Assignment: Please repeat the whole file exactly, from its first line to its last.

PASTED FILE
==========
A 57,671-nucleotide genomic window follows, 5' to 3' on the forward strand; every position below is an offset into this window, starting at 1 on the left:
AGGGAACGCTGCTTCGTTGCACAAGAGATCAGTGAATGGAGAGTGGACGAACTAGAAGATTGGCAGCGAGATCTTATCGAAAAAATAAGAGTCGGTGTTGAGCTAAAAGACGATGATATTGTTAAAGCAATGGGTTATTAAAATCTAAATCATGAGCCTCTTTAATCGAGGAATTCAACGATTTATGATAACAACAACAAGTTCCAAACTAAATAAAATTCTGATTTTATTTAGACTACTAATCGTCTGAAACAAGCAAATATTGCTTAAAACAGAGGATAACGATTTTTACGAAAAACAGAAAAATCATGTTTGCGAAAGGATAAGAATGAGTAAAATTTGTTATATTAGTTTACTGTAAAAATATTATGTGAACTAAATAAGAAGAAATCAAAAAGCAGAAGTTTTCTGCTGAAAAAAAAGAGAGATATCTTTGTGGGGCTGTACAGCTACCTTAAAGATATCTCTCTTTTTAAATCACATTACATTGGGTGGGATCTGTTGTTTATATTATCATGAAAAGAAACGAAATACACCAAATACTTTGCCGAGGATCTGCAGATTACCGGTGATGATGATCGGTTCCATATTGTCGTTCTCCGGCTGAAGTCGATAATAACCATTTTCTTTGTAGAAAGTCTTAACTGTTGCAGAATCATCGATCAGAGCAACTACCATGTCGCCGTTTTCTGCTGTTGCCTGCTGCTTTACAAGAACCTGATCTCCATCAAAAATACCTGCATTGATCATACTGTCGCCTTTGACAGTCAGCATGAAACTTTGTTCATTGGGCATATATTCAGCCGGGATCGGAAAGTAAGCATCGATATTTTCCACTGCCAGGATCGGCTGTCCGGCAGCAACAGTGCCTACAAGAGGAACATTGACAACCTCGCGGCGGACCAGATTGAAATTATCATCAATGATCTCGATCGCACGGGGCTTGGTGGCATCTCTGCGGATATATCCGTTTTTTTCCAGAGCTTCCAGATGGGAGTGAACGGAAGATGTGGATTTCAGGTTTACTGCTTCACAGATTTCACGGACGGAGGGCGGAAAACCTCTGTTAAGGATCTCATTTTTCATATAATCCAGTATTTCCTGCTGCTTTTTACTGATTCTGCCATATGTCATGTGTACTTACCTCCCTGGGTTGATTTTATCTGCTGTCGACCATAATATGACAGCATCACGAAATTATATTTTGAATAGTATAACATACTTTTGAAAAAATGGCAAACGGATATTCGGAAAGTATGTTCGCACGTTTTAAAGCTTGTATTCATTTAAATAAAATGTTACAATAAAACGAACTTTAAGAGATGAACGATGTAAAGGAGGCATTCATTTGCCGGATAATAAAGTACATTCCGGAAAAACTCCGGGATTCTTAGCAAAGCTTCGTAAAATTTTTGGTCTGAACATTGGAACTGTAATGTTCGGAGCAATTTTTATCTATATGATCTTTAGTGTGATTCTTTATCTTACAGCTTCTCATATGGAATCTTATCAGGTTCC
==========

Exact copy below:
A 57,671-nucleotide genomic window follows, 5' to 3' on the forward strand; every position below is an offset into this window, starting at 1 on the left:
AGGGAACGCTGCTTCGTTGCACAAGAGATCAGTGAATGGAGAGTGGACGAACTAGAAGATTGGCAGCGAGATCTTATCGAAAAAATAAGAGTCGGTGTTGAGCTAAAAGACGATGATATTGTTAAAGCAATGGGTTATTAAAATCTAAATCATGAGCCTCTTTAATCGAGGAATTCAACGATTTATGATAACAACAACAAGTTCCAAACTAAATAAAATTCTGATTTTATTTAGACTACTAATCGTCTGAAACAAGCAAATATTGCTTAAAACAGAGGATAACGATTTTTACGAAAAACAGAAAAATCATGTTTGCGAAAGGATAAGAATGAGTAAAATTTGTTATATTAGTTTACTGTAAAAATATTATGTGAACTAAATAAGAAGAAATCAAAAAGCAGAAGTTTTCTGCTGAAAAAAAAGAGAGATATCTTTGTGGGGCTGTACAGCTACCTTAAAGATATCTCTCTTTTTAAATCACATTACATTGGGTGGGATCTGTTGTTTATATTATCATGAAAAGAAACGAAATACACCAAATACTTTGCCGAGGATCTGCAGATTACCGGTGATGATGATCGGTTCCATATTGTCGTTCTCCGGCTGAAGTCGATAATAACCATTTTCTTTGTAGAAAGTCTTAACTGTTGCAGAATCATCGATCAGAGCAACTACCATGTCGCCGTTTTCTGCTGTTGCCTGCTGCTTTACAAGAACCTGATCTCCATCAAAAATACCTGCATTGATCATACTGTCGCCTTTGACAGTCAGCATGAAACTTTGTTCATTGGGCATATATTCAGCCGGGATCGGAAAGTAAGCATCGATATTTTCCACTGCCAGGATCGGCTGTCCGGCAGCAACAGTGCCTACAAGAGGAACATTGACAACCTCGCGGCGGACCAGATTGAAATTATCATCAATGATCTCGATCGCACGGGGCTTGGTGGCATCTCTGCGGATATATCCGTTTTTTTCCAGAGCTTCCAGATGGGAGTGAACGGAAGATGTGGATTTCAGGTTTACTGCTTCACAGATTTCACGGACGGAGGGCGGAAAACCTCTGTTAAGGATCTCATTTTTCATATAATCCAGTATTTCCTGCTGCTTTTTACTGATTCTGCCATATGTCATGTGTACTTACCTCCCTGGGTTGATTTTATCTGCTGTCGACCATAATATGACAGCATCACGAAATTATATTTTGAATAGTATAACATACTTTTGAAAAAATGGCAAACGGATATTCGGAAAGTATGTTCGCACGTTTTAAAGCTTGTATTCATTTAAATAAAATGTTACAATAAAACGAACTTTAAGAGATGAACGATGTAAAGGAGGCATTCATTTGCCGGATAATAAAGTACATTCCGGAAAAACTCCGGGATTCTTAGCAAAGCTTCGTAAAATTTTTGGTCTGAACATTGGAACTGTAATGTTCGGAGCAATTTTTATCTATATGATCTTTAGTGTGATTCTTTATCTTACAGCTTCTCATATGGAATCTTATCAGGTTCC